Gosnell Was Not Alone

Roe v Wade set the limit for viability at 26 weeks into pregnancy.

That was based on 1973 medicine and judicial imaginings. Today, babies are being saved as early as 21 or 22 weeks into pregnancy. But we still live under the law created by the Supreme Court which set viability at 26 weeks.

After 26 weeks, doctors can still do abortions if they decide the mother’s life or health is at stake. In actual practice, that means that abortionists kill babies right up to the day of birth.

Dr Kermit Gosnell ran an abortion clinic that prosecutors described as “a chamber of horrors.” Dr Gosnell is now in prison. But he was not sent to prison for running a chamber of horrors. He is in prison because a few of the babies he killed lived through the abortion and he killed them afterwards.

The takeaway of the Gosnell verdict for the abortion industry is not to stop killing late-term babies. Based on all the pushback in Texas, it’s also not to provide standard medical care during abortions. Rather, it is to make absolutely, no-doubt-about-it-sure that the baby is dead before it is delivered.

Killing a baby while it’s inside its mother’s body is not a crime. Killing the same baby when it’s separate from its mother is murder.

In today’s tragic world, the right to life is defined by geography.

This Live Action video is of a doctor and counselor discussing an abortion on a woman who is 27 weeks pregnant.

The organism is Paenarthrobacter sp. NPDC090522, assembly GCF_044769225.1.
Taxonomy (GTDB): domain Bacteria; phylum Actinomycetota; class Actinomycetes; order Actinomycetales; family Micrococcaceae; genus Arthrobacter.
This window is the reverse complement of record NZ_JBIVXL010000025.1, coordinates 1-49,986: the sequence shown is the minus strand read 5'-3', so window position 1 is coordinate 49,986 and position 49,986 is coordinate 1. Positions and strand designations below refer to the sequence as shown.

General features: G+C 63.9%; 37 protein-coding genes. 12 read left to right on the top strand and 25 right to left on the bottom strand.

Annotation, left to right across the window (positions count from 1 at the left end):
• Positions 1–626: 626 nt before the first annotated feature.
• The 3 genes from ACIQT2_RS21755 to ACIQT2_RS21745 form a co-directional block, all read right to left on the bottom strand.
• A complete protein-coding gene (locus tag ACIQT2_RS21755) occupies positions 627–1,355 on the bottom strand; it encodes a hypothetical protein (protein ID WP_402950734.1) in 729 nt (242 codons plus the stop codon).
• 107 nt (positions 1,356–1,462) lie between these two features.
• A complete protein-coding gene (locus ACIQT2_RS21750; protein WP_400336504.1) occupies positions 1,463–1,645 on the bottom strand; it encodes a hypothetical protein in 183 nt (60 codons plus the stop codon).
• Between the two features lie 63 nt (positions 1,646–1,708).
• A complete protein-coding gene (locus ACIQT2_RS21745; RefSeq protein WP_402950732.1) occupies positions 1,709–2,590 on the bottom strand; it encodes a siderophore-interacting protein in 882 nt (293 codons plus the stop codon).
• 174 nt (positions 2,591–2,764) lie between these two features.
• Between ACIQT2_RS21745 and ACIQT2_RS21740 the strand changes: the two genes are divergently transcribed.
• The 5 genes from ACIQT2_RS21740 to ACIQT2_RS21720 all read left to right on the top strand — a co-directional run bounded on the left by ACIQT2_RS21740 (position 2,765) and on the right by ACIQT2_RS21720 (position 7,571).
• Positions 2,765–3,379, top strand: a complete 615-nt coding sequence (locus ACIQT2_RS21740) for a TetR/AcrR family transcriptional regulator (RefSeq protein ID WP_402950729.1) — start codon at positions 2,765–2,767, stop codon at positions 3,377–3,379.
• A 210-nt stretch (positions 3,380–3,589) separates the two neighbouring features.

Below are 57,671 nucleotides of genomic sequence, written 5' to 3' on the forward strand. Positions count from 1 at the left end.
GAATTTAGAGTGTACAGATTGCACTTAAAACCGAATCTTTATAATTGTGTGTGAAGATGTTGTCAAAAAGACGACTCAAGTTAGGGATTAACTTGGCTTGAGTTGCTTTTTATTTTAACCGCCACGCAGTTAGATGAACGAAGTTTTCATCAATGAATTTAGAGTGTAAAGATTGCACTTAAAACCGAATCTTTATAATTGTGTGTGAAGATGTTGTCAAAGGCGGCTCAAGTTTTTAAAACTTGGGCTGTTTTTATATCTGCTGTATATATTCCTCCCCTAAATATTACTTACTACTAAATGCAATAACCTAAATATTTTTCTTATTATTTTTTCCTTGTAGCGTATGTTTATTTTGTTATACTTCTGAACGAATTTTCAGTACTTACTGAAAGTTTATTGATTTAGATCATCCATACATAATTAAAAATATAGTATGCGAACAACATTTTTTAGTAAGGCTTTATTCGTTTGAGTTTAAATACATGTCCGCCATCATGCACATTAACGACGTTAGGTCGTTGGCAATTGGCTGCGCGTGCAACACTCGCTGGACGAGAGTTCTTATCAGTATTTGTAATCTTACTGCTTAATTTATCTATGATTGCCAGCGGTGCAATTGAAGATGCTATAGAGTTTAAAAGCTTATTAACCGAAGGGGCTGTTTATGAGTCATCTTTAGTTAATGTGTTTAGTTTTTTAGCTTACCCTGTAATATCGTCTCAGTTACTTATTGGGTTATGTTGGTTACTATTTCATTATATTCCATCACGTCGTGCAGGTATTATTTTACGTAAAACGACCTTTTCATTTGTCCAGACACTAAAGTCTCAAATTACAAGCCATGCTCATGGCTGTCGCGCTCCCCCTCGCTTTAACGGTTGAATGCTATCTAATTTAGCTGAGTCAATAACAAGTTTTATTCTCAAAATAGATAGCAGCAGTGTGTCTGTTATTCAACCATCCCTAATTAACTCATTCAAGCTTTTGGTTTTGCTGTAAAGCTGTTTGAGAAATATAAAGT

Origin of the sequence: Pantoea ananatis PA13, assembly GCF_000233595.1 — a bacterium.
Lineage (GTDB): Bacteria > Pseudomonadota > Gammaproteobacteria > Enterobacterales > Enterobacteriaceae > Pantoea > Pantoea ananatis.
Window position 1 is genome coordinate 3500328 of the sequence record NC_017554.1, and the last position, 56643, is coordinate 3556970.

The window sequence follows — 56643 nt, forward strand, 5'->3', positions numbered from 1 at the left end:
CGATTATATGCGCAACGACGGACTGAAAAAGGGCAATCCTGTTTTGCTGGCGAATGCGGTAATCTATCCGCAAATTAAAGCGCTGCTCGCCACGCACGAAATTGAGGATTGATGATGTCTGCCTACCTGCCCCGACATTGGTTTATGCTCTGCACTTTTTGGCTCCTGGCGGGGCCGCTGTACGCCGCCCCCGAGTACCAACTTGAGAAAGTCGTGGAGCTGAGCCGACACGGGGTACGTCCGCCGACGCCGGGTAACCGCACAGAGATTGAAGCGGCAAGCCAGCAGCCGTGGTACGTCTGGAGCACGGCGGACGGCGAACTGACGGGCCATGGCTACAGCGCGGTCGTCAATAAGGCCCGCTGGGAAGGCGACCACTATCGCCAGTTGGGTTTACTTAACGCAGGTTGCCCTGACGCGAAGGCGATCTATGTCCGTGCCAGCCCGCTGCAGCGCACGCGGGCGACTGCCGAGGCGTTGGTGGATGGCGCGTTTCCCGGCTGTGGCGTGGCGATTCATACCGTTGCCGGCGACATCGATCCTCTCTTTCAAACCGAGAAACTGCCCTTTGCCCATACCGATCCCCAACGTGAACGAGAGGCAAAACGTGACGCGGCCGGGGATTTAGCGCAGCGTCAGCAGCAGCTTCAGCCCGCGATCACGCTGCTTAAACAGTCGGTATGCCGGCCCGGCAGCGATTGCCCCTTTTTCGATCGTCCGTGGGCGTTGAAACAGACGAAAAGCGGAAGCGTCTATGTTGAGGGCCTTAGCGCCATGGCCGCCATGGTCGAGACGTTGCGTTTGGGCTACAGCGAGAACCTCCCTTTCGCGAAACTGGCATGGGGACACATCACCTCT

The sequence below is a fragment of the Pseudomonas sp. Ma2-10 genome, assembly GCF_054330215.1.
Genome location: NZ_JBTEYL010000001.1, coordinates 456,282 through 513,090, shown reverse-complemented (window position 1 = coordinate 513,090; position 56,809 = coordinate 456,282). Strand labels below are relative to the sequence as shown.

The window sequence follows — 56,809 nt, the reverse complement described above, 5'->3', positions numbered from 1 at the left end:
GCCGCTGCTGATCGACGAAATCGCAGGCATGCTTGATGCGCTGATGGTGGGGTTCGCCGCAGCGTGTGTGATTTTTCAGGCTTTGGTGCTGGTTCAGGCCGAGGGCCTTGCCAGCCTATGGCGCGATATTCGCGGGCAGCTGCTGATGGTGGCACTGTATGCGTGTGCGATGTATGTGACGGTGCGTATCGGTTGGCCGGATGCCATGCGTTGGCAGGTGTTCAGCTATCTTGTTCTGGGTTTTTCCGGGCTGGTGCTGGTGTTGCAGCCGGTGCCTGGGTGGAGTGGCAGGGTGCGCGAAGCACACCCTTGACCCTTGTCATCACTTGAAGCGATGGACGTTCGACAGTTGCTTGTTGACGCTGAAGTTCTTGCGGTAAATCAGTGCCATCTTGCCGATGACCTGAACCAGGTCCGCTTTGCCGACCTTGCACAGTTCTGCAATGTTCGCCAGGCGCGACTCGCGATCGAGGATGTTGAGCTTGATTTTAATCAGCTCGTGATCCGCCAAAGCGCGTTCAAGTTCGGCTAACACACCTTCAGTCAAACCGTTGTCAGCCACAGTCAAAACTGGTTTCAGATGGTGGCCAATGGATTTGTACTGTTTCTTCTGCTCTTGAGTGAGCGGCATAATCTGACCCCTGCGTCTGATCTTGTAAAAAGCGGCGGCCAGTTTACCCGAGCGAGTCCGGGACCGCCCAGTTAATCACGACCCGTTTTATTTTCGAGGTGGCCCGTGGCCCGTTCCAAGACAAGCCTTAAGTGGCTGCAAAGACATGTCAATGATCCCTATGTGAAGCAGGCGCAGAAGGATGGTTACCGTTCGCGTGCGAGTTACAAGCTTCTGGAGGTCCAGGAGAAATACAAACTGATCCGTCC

Think about it: Twenty-seven weeks. That is a viable child, even by 1973 standards.

To top if off, they are telling the young women that she will go through labor alone in a hotel room. They even give her instructions about what to do if she delivers the baby while she’s on a toliet.

They blithely assure her that going through labor and delivering alone in a hotel room is safer than giving birth in a hospital under ideal medical conditions.

How does this benefit the woman? In what way is it medically necessary? If there was a medical reason to stop the pregnancy at 27 weeks to save the mother’s life, it would be far safer and better for her to deliver her baby in a hospital with pain-killing medication and to also provide medical care to save the life of her baby.

Should abortion clinics be exempt from the health care requirements of other surgical centers? That is the argument pro abortion people make, and they make it in the name of “women’s health.”

That is not feminism. It is not in the interest of women’s health. This child could and almost certainly would live if it was delivered properly, so it certainly is not in the interest of the baby.

Who and what do late-term abortions serve except the demons of death?

YouTube Preview Image

If you would like to contribute to Life Action and the work they do, go here.

Texans have a New Abortion Law. Americans have a New Political Reality.

Texas abortion ap 328 605

Texans have a new abortion law.

Americans have a new political reality. 

The Texas legislature passed the much-ballyhooed abortion law which would require abortion doctors to have hospital privileges and abortion clinics to provide the same health and safety standards as other outpatient surgical clinics. They crossed the finish line on this bill late last night amid what can only be described as a mob assault on the Texas state capitol.